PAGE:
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S&G platen press

Started by Autospacer, April 30, 2018, 09:59:02 AM

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Hi, I'm hoping someone out there has some information on platen presses that were made by Schelter & Giesecke, Leipzig. Pictures would be appreciated. From what I have read on the web, S&G were predominantly foundry type makers and later branched out into the machinery side of the industry. I'm particularly interested because Rob Clarkson from NZ discovered an old S&G press in a metal collection dump in Eltham NZ this year. He brought it back to Taranaki Pioneer Village where a number of printing enthusiasts have contributed to its restoration. John Nicholson made a new drive cog for the inking drum, whilst Ken Foster got the many broken pieces of casting welded. Rob says it turns over at the moment and he is still working on it. It's quite an unusual machine in that it is a hand-fed platen but doesn't have a feed-pile table nor a printed pile table incorporated in the machine such as you might see on a C&P press. I've seen an advertising picture on the nett and it shows a tall pedestal table with the unprinted stock placed at the right of the operator, and another to their left for the printed sheet. The machine has no ability to be treadled and looks like it was most likely driven off a lay shaft with a throw-over lever to engage the drive. The impression looks like a lever and plunger arrangement at the front centre of the machine. None of the guys in our group have seen another in NZ but I'm picking they may be more plentiful in Eastern Germany? Anyone have anything further to add? Thanks.

Dave Hughes

Sounds like an unusual press Autospacer - any chance of you posting a pic of your example?
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John Cornelisse

Whenever you would like to know anything about Leipzig manufactorers... You might contact the Leipzig printing-museum:


by the way, here they have a series of Typograph-casters all in good order and working !

good luck with it.


The Schelter & Giesecke platens were the parallel-impression Phoenix line, and like their foundry type, marked with an anchor. In 1904, there were five sizes: the I had two form rollers; the II had three; III, IV and V had four. I-III could be treadle-driven, IV-V needed power drive such as steam fixtures, and they also sold a pedestal hand-crank for chain-drive of models II-III.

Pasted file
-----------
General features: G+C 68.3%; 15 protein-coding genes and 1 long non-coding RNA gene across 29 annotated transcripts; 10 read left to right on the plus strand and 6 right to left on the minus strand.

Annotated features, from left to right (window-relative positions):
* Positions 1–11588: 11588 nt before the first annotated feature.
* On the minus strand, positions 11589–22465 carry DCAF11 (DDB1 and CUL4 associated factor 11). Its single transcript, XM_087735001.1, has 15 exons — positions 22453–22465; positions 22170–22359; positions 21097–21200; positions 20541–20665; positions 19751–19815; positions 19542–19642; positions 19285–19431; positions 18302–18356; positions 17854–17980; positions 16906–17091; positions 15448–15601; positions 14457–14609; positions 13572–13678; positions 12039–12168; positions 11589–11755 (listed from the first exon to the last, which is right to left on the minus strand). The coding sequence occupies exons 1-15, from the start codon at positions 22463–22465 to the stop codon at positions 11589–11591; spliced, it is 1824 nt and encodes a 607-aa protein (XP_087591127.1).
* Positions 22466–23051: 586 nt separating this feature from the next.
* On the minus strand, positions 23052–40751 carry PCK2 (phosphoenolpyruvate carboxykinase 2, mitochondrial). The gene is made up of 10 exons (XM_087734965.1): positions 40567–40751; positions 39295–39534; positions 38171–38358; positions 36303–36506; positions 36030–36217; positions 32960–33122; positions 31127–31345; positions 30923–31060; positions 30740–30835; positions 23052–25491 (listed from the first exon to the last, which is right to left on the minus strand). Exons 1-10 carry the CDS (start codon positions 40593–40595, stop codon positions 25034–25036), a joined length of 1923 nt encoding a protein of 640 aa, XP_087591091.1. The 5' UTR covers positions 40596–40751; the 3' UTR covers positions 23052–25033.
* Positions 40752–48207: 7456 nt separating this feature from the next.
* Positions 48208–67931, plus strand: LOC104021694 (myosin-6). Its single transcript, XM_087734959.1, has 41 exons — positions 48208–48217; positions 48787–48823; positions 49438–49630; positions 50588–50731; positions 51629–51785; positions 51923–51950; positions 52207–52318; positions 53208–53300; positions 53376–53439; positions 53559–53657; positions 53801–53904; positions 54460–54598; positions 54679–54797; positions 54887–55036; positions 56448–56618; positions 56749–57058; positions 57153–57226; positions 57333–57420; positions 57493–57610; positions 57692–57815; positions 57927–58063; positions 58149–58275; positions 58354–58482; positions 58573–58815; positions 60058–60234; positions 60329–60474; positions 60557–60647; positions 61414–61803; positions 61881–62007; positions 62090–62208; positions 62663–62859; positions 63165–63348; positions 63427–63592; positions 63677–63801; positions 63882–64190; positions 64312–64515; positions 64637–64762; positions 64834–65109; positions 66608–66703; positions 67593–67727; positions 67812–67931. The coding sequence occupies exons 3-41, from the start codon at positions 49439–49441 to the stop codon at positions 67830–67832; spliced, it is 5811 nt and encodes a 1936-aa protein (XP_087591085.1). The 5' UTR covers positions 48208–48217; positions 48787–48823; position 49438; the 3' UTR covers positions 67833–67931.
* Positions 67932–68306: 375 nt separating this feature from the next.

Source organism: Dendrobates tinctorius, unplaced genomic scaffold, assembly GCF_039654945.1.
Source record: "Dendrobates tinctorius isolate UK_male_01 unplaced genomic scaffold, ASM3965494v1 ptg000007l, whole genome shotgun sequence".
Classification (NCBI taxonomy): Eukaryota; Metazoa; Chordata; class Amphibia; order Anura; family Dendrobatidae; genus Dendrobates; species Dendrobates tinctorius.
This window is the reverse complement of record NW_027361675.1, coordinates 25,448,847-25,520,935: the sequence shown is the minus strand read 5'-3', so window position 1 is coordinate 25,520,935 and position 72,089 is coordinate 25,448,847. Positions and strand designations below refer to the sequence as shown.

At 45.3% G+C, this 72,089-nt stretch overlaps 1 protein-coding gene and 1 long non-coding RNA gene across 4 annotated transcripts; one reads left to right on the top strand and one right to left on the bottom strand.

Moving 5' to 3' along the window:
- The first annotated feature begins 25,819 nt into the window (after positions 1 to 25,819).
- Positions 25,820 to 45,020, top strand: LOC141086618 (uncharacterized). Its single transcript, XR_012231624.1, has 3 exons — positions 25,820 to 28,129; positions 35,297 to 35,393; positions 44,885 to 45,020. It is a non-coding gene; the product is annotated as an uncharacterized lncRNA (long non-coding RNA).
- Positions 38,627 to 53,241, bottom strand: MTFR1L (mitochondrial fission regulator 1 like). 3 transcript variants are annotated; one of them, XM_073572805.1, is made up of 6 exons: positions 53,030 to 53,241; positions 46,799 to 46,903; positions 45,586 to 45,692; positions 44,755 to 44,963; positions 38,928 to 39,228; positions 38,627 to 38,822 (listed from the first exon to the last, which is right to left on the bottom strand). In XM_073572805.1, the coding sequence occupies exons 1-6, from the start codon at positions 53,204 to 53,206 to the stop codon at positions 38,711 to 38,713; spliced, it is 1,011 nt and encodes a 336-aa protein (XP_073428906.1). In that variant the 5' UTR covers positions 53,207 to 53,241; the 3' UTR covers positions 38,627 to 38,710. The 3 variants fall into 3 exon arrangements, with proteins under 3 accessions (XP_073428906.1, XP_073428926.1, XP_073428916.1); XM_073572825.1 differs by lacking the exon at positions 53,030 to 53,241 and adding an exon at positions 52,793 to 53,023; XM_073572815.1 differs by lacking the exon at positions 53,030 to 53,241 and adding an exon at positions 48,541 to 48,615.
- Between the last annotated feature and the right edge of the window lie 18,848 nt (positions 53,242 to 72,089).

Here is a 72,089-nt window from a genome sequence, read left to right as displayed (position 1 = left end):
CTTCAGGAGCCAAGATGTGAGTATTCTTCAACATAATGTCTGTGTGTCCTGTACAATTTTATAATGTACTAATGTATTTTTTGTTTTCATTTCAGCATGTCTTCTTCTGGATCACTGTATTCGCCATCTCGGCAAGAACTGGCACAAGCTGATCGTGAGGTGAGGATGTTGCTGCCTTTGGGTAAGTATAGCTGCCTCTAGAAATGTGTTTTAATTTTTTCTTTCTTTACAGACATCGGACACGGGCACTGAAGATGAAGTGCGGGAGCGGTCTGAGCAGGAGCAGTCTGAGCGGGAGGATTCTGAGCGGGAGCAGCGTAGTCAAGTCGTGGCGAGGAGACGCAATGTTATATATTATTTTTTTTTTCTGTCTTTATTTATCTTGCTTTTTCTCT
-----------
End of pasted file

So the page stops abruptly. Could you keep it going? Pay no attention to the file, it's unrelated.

By the inter-war period there were many more Phoenix variations from small jobbers to very large heavy duty machines, also cylinder presses (I've seen a S&G catalog showing type and presses from this period). The line was more varied than their Dresden competitors, Rockstroh Werke and their Victoria line (also the UK spin-off Pershke), but Victoria survived the war and was absorbed into the postwar Poligraf conglomerate; according to MyFonts, S&G's typefoundry was nationalized postwar as Typoart, but no mention of the press branch. Victorias seem to be common in comparison to Phoenix presses.
Theses platens were called "Universal" platens by their inventor, Rev. Gally, and through all the imitations and improvements, use of separate pedestal feed-tables was common. Smaller sizes often had tables on arms mounted to the side of the press; it was optional on mid-size presses, as my own 15x20 Victoria has one table attached on the right but nothing for the left. That's as big as a Victoria gets, but the Phoenix line got bigger.


We have a Phoenix 4 at which I collected from LIEPZIG early last year.

It is a monster! Just completing its recommissioning. Ink train is something to behold, with 4 forme rollers. Once up and running we will post a video.


John Cornelisse

Sorry, I did try this website, but I was not able to gather much info out of it... Are you still busy with that ?


Hi, thanks to all who have replied. When you have nothing more than a stamp on a casting to start with, even a sentence, a paragraph here and there from contributors is gold. I've got several photos and will try to download them. I tried once but the files were too big. Here goes . . .

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